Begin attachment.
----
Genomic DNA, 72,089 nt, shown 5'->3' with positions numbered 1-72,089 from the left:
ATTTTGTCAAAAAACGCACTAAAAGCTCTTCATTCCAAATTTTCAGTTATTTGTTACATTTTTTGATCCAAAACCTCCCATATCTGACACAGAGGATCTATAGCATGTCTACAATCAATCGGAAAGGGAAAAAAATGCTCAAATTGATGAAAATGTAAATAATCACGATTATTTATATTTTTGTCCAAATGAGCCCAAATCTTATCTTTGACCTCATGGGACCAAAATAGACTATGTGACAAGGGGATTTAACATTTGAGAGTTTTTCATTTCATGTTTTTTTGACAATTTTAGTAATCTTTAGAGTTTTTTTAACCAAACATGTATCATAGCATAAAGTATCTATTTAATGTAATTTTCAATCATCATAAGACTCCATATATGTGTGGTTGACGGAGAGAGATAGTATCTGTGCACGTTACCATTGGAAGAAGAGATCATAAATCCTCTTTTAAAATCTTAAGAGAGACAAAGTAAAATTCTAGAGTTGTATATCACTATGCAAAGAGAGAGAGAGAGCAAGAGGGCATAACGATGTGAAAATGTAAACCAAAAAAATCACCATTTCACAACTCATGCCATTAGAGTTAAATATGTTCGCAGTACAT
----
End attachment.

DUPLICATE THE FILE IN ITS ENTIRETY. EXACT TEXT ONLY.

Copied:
Genomic DNA, 72,089 nt, shown 5'->3' with positions numbered 1-72,089 from the left:
ATTTTGTCAAAAAACGCACTAAAAGCTCTTCATTCCAAATTTTCAGTTATTTGTTACATTTTTTGATCCAAAACCTCCCATATCTGACACAGAGGATCTATAGCATGTCTACAATCAATCGGAAAGGGAAAAAAATGCTCAAATTGATGAAAATGTAAATAATCACGATTATTTATATTTTTGTCCAAATGAGCCCAAATCTTATCTTTGACCTCATGGGACCAAAATAGACTATGTGACAAGGGGATTTAACATTTGAGAGTTTTTCATTTCATGTTTTTTTGACAATTTTAGTAATCTTTAGAGTTTTTTTAACCAAACATGTATCATAGCATAAAGTATCTATTTAATGTAATTTTCAATCATCATAAGACTCCATATATGTGTGGTTGACGGAGAGAGATAGTATCTGTGCACGTTACCATTGGAAGAAGAGATCATAAATCCTCTTTTAAAATCTTAAGAGAGACAAAGTAAAATTCTAGAGTTGTATATCACTATGCAAAGAGAGAGAGAGAGCAAGAGGGCATAACGATGTGAAAATGTAAACCAAAAAAATCACCATTTCACAACTCATGCCATTAGAGTTAAATATGTTCGCAGTACAT